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Report: Teens scarred by damaging gender stereotypes

By Protus Onyango | September 25th 2017

Gender stereotypes and associated health risks get ingrained in children at the onset of adolescence, a new report shows.

This is also the time the myth that girls are vulnerable while boys are strong is reinforced, according to the report dubbed It Begins at Ten: How Gender Expectations Shape Early Adolescence around the World, which studied 15 countries, including Kenya, and involved some 900 adolescents.

"It does not matter the child's background, whether they were brought up in Nairobi, Baltimore, Beijing, or New Delhi. The stereotype gender expectations linked to increased risks of everything from HIV and depression, violence and suicide are the same," says the study by the Johns Hopkins Bloomberg School of Public Health and the World Health Organisation.

“We found that children at a very early age, from the most conservative to the most liberal societies, quickly internalise these myths,” said Robert Blum, director of Global Early Adolescent Study based at Johns Hopkins University during the release of the report last week.

“This message is being constantly reinforced by siblings, classmates, teachers, parents, guardians, relatives, the clergy, and coaches.”

The report noted that there are many culturally enforced gender stereotypes that have been associated with increased risk of mental and physical health problems that become firmly rooted in children between 10 and 14 years of age.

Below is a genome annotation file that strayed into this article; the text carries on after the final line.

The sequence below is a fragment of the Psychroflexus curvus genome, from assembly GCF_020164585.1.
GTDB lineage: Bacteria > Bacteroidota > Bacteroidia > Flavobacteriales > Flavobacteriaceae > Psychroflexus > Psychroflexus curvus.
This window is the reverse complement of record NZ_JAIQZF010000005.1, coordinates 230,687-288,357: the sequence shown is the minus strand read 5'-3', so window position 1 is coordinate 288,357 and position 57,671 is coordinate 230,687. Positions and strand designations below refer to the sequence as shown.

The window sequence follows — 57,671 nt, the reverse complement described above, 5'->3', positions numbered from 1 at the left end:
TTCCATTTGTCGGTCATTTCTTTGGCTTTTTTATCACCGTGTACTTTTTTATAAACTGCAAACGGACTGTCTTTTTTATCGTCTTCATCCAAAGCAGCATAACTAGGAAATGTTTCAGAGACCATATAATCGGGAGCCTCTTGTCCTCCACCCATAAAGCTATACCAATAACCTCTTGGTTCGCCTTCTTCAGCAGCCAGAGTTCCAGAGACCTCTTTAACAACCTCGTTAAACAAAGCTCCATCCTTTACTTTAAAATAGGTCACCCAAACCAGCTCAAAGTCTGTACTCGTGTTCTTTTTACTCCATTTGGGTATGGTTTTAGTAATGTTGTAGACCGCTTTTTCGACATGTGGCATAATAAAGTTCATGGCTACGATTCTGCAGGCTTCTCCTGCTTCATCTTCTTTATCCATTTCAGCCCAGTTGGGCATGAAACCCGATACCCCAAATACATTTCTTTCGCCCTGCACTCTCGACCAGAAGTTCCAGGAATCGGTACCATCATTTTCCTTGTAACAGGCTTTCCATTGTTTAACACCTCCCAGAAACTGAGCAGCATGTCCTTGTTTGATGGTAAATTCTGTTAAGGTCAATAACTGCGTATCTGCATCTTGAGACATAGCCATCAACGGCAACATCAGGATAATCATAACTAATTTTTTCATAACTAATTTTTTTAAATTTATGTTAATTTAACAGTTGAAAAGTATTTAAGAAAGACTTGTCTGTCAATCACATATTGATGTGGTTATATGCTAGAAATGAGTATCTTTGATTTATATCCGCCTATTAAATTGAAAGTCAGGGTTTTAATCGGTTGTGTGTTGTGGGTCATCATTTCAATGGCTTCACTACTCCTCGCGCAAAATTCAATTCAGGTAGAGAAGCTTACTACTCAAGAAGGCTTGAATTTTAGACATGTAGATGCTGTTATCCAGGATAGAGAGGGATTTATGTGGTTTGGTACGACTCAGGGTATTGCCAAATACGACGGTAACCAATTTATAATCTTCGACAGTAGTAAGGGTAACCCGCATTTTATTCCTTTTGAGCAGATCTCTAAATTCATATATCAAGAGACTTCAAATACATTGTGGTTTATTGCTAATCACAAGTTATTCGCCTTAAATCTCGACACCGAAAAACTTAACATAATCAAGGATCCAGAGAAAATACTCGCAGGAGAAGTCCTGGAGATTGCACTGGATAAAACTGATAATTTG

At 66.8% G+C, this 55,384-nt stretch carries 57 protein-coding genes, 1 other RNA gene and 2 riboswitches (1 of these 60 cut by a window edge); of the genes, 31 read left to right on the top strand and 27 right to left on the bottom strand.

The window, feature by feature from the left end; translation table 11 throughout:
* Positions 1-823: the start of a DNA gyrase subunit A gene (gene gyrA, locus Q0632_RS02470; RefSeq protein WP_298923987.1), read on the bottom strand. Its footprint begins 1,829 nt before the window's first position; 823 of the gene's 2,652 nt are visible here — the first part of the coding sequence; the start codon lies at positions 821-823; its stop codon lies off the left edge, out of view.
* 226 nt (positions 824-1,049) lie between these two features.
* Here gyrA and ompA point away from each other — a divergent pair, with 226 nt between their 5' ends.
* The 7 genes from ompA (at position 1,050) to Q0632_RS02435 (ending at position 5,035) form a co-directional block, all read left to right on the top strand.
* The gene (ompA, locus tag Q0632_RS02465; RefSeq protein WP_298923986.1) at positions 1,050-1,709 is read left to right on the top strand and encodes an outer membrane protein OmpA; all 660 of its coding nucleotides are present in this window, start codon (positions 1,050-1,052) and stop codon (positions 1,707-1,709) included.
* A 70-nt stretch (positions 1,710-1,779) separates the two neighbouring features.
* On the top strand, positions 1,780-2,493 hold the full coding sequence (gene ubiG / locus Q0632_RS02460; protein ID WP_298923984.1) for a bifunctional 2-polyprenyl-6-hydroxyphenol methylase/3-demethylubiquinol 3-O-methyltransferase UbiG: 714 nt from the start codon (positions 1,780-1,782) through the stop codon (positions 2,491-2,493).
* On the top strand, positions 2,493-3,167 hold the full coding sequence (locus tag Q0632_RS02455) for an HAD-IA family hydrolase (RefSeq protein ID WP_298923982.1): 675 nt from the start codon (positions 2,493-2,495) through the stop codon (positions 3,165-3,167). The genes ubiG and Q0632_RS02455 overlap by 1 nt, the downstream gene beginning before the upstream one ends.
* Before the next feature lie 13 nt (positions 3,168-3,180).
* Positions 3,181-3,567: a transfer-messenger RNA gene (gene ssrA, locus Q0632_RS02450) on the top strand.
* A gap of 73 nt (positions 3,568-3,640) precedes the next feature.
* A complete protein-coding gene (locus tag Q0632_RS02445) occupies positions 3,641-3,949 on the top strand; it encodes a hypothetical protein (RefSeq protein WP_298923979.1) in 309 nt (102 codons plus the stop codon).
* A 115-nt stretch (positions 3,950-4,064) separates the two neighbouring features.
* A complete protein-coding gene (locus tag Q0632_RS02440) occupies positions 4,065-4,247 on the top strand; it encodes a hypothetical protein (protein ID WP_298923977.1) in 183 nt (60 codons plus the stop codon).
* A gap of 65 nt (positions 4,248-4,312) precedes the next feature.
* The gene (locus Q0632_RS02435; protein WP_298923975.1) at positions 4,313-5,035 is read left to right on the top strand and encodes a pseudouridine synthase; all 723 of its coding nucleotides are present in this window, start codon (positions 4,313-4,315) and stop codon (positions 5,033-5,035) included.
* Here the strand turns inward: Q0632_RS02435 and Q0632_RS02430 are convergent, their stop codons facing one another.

Researchers said interventions to help youths out of associated challenges should start early to avoid health risks of 'gender straitjackets' that include abuse and suicide. 

“Adolescent health risks are shaped by behaviours rooted in gender roles that can be established in children by the time they are 10 or 11 years old,” said Kristin Mmari, associate professor and lead researcher at the Global Early Adolescent Study.

She added: “Yet we see billions of dollars around the world invested in adolescent health programmes that don’t kick in until they are 15, and by then, it’s probably too late to make a big difference.”

In Kenya, the study was conducted in the Korogocho slums, one of the most densely populated informal settlements in Nairobi.

Local researchers Beatrice Maina and Caroline Kabiru found that adolescents' reaction to puberty was based on the observations they make about their body changes, emotions, and responsibilities.

"These included physical and physiological changes adolescents observe in themselves and the changes in assigned responsibilities or duties they get entrusted with," they said.

"Adolescents' responses to changes on their bodies include anxiety, shame and pride. They desire greater privacy. Parents' reactions were broadly supportive of their children's pubertal transition. However, mothers' communication approaches may sometimes be inappropriate in terms of using fear, scare tactics," Kabiru said.

Parents' reactions to changes in their children appeared to be influenced by their (children's) interest in interacting with members of the opposite sex.

Most adolescents indicated that they reacted to changes on bodies by trying to hide them.


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